That brings us back to the hotel loyalty brands. Hotels can’t guarantee a unique experience in a loyalty program contract, it is impossible to standardize and monetize uniquity. Having the personal connection be at the forefront of customer interaction increases the chance that a positive person-to-person connection is made. Rather than handing guests pamphlets of what is popular around the city, get to know them, make a suggestion based on personal experiences, it may not be perfect but it’s different. The most important thing that a hotel can do is provide a unique and engaging experience for any customer that will lead their opinion, rather than that small discount or free bottled water with a loyalty card.
The PwC survey pointed towards another fact, “The differences in loyalty preferences uncovered in the survey were not significant enough to suggest a vast difference between millennials and 30+ travelers. In fact, the tendency to over-index for millennials might well ignore a larger macro trend that spans millennials and beyond.” Attempting to capture the difference between millennial travelers and the older generations in order to cater to one or the other will detract from providing the best service to all if taken too heavily. The survey concluded that while it is great for hotels to continue to assess their loyalty programs it is not wise to do it based on what millennials want because they want to “create special moments that drive loyalty.”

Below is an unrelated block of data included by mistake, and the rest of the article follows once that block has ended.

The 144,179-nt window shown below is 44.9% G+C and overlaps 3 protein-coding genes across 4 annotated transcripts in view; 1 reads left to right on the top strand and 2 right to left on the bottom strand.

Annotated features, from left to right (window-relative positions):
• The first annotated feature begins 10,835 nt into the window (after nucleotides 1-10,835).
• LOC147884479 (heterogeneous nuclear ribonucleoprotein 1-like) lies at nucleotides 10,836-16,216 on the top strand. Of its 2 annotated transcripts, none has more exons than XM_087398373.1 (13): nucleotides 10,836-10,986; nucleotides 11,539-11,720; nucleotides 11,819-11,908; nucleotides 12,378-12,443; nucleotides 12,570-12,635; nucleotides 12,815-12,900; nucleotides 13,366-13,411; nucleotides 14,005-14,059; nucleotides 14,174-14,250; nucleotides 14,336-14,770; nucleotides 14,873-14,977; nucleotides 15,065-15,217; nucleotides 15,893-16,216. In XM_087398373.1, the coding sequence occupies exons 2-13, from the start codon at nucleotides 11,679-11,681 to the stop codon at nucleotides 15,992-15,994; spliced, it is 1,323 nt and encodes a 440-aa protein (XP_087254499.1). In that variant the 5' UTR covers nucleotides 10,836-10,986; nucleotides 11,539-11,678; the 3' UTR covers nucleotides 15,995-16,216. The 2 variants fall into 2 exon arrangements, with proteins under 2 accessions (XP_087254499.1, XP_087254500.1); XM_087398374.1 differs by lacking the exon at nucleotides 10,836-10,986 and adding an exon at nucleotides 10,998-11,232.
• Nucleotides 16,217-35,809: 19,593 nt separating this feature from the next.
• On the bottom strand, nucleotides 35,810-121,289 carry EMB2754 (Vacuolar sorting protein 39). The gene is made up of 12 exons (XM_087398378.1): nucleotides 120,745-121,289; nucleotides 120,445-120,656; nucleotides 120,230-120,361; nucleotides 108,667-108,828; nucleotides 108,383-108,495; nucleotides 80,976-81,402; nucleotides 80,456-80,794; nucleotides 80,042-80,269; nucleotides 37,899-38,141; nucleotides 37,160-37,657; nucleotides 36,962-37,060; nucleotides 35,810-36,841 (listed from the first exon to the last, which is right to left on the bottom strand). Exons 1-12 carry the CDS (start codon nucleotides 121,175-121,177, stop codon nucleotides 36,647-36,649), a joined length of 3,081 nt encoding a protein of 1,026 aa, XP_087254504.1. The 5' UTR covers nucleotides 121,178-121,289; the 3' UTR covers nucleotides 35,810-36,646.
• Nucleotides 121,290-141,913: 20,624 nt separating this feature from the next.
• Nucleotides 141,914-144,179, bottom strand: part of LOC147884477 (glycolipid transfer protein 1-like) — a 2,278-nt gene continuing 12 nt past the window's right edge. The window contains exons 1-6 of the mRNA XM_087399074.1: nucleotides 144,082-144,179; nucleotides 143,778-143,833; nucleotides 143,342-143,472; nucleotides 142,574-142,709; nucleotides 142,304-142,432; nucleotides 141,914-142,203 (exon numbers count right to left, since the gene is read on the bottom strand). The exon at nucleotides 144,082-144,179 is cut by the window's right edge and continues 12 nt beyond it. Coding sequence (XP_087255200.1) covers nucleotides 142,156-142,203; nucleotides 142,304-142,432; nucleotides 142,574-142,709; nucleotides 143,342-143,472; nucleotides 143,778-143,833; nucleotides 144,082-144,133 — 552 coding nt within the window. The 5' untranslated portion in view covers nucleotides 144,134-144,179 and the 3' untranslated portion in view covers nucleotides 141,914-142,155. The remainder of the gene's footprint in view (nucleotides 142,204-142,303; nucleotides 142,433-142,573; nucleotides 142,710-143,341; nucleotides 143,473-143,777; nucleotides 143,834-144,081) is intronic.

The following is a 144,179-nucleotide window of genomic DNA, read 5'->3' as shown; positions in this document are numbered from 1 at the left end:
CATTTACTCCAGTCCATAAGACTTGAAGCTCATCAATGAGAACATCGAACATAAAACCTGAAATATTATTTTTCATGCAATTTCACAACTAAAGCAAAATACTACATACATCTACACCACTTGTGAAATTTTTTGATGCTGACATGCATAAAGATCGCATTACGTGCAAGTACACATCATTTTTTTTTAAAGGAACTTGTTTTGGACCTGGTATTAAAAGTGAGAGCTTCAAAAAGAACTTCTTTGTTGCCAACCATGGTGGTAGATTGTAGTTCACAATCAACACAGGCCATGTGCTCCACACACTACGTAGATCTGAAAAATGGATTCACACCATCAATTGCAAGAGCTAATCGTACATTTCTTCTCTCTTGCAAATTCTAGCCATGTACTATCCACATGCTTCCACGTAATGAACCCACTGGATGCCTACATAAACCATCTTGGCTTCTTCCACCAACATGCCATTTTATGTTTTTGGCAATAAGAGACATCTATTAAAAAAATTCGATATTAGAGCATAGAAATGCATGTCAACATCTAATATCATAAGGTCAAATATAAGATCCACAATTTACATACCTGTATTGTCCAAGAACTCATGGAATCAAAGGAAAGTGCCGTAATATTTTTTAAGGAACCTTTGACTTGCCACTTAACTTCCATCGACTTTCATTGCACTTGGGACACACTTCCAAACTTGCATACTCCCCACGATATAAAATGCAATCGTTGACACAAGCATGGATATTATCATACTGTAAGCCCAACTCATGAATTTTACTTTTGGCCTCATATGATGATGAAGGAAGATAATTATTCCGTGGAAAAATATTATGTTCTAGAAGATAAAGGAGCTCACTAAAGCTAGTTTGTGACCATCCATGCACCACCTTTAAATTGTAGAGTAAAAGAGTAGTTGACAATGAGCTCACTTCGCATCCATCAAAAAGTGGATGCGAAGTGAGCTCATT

These are the three experiential takeaways from the PwC CIS: Hotel Loyalty:
§ Cater to both business and leisure travelers in a customized manner. While leisure travelers are more price-sensitive, business travelers are looking for the most advantageous points offerings for use on a future personal trip. Brands are well advised to tailor benefits and loyalty programs accordingly.
§ Recognize all age groups to shape and implement loyalty programs. While millennials are driving rapid change across industries, their attitudes and behaviors toward loyalty programs are not unique. The survey found that while some preferences may vary, millennials’ criteria for a desirable hotel loyalty program is closely aligned with older age demographics.
§ Hospitality companies should consider aligning with sharing economy partners for unique guest experiences and opportunities. Among millennials enthusiastic about the sharing economy, 60% said this was largely due to a thirst for adventure. For both business and leisure travelers, the option of staying at a sharing economy property becomes more feasible when it is combined with a recognizable hotel brand. All leisure travelers in PwC’s focus group said they would stay more frequently at a sharing economy property if they could also generate hotel brand loyalty points for their stays.
To read the full report see PwC.